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UN Rights Body Names Syria Inquiry Panel, As Russia Resists Sanctions


A screen grab from a handout video shows a man dressed in civilian clothes, allegedly belonging to security forces, brutalizing other people dressed in civilian clothes as soldiers in uniform look on in Homs, Syria.
The UN Human Rights Council has appointed three experts who are to examine human rights violations in Syria, as mandated during an August session.

The panel includes Yakin Erturk of Turkey, Sergio Pinheiro of Brazil, and Karen Abu Zeid of the United States.

The 47-member Geneva forum has asked investigators to establish the facts and circumstances of violations and to identify the perpetrators so that they can be held accountable.

Earlier in the day, UN human rights chief Navi Pillay said at least 2,600 people had been killed in the unrest in Syria since popular protests broke out in March.

Meanwhile, Russia rejected Western calls for greater pressure on President Bashar al-Assad's regime over its crackdown on protests.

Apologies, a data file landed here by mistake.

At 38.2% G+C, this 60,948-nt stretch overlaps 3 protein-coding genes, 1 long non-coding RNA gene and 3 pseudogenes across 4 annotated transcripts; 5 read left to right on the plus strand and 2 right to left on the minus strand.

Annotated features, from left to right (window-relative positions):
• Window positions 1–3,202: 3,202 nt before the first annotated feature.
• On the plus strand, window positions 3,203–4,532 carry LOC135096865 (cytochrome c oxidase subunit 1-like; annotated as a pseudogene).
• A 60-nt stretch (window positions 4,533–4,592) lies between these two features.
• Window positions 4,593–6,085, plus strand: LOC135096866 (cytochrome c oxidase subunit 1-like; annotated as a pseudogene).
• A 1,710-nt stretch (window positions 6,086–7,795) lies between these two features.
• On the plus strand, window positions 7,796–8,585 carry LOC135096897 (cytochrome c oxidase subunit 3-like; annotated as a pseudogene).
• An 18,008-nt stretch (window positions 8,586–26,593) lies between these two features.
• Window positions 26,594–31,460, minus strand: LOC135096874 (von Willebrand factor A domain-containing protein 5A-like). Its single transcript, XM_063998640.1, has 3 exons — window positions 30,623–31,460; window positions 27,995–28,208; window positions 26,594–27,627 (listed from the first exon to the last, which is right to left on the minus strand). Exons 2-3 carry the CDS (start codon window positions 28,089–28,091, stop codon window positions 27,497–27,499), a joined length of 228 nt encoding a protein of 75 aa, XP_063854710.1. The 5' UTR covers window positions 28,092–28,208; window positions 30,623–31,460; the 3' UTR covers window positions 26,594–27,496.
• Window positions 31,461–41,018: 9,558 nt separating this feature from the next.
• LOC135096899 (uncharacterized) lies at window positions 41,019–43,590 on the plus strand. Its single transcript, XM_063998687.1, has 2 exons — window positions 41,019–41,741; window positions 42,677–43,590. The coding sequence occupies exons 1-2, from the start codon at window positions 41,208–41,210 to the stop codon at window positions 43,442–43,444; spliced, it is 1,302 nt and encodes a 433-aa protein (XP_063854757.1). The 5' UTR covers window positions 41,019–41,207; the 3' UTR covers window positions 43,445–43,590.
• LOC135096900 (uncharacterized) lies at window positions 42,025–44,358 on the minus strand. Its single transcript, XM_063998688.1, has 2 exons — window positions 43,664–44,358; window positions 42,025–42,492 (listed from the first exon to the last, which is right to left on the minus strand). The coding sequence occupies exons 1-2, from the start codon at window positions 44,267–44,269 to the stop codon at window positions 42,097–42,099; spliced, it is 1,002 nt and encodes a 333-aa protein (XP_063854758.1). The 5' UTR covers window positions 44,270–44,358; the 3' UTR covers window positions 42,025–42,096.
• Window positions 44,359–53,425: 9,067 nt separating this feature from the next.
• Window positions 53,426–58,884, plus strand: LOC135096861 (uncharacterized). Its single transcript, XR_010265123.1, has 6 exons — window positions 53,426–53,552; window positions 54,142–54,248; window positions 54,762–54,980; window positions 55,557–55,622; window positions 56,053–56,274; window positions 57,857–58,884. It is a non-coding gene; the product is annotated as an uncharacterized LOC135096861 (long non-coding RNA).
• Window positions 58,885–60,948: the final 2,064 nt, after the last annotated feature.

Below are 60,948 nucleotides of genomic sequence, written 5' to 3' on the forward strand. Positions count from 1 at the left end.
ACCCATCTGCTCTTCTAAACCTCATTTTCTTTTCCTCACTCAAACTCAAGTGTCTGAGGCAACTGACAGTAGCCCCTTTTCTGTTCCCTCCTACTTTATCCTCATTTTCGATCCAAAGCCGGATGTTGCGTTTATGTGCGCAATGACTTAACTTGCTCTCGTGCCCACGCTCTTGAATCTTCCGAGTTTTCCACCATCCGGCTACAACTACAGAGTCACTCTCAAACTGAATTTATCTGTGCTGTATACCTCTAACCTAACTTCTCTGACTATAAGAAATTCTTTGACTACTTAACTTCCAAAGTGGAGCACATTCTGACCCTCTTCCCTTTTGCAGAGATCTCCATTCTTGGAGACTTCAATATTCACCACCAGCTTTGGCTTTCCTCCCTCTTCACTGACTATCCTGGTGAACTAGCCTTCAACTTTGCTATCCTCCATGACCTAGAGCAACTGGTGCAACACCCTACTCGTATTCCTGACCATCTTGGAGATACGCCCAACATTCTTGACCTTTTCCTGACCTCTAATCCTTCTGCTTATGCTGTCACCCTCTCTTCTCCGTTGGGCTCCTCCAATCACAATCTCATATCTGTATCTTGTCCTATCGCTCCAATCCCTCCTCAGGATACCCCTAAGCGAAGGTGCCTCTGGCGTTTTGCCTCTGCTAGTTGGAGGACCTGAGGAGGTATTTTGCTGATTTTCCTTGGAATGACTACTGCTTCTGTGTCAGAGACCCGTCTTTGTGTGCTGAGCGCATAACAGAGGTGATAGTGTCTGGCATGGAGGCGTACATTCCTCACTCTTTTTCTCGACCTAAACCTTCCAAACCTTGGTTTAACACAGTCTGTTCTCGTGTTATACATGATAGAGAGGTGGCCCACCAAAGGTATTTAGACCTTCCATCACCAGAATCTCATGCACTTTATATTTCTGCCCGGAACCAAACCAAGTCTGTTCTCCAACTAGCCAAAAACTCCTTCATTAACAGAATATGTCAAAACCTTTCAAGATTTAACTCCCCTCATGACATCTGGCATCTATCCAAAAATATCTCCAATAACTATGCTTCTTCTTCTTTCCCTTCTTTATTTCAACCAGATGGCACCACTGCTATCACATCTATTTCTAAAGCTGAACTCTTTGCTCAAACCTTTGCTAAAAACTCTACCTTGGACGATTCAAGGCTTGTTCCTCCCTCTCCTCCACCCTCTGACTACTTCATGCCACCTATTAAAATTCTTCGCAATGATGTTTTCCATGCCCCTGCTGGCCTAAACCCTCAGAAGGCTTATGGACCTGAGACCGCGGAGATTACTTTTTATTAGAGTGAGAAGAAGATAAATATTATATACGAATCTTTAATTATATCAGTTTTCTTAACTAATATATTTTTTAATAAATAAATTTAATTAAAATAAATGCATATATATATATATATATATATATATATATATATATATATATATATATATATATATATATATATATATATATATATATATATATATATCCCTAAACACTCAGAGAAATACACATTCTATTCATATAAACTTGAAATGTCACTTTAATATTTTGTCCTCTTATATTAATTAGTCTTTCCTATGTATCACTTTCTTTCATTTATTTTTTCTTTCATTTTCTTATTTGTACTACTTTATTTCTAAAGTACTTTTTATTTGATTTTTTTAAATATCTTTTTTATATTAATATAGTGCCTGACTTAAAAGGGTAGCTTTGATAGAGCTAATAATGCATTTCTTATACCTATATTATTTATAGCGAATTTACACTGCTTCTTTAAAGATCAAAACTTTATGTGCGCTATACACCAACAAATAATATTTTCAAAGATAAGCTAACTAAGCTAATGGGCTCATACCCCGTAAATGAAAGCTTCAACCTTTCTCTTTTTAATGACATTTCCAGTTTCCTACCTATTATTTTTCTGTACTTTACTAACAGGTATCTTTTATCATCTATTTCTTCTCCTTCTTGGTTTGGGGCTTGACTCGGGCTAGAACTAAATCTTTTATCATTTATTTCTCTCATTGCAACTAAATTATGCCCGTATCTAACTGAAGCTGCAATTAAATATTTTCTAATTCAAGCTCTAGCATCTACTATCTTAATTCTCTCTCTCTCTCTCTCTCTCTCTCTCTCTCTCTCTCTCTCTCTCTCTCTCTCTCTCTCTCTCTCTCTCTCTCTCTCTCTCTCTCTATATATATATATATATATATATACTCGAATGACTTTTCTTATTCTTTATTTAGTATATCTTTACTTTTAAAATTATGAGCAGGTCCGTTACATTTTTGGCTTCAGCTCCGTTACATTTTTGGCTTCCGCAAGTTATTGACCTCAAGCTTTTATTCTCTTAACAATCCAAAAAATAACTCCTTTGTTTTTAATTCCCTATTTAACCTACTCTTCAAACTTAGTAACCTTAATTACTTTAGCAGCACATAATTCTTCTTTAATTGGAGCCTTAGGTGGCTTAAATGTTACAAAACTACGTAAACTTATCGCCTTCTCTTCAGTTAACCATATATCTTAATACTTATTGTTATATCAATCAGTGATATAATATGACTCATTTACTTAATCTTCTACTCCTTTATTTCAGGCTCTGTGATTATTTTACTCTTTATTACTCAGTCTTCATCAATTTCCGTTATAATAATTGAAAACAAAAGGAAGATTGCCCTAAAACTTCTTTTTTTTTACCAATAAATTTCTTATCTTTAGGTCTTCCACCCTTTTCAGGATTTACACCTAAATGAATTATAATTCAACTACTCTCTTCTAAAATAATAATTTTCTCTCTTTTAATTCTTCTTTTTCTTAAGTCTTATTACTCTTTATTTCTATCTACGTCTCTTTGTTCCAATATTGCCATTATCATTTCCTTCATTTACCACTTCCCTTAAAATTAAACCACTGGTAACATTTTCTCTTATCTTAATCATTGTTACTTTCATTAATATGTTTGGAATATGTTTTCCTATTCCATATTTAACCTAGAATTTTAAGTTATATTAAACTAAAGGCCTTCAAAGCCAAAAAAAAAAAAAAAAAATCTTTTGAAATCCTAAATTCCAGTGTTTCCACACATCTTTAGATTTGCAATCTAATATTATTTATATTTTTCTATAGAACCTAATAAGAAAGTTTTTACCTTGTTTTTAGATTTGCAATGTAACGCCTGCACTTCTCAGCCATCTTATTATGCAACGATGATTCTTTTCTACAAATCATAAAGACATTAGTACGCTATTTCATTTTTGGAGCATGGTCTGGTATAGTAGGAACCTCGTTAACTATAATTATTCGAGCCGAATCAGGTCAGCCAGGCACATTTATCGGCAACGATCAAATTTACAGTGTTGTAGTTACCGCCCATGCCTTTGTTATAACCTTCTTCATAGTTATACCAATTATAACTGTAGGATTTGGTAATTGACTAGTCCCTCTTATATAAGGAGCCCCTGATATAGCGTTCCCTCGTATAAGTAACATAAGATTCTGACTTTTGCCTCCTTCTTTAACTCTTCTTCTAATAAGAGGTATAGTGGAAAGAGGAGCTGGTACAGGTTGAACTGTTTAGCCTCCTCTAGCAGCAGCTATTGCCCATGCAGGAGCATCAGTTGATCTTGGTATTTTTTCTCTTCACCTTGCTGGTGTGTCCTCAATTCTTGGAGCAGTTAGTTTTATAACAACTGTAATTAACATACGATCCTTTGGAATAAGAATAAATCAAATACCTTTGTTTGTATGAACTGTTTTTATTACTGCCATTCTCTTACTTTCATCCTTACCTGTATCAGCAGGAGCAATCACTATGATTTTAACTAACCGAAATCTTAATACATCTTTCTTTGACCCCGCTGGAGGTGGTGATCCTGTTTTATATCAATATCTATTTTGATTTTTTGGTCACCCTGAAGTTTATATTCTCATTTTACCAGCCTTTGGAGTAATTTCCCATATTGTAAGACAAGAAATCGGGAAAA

President Dmitry Medvedev said recent U.S. and European sanctions on Syria meant "additional pressure now is absolutely not needed in this direction."

In Washington, U.S. State Department spokesperson Victoria Nuland reacted to Medvedev's statement, saying, "We strongly disagree. We believe that it's time for the UN Security Council to take stronger action. We continue to consult in New York. We want a resolution that has sanctions teeth."

Antigovernment Syrian protesters posted a message on Facebook, calling for "day of rage" protests against Russia around Syria on September 13.

The posting said, "We express our anger toward Russia and the Russian government."

compiled from agency reports

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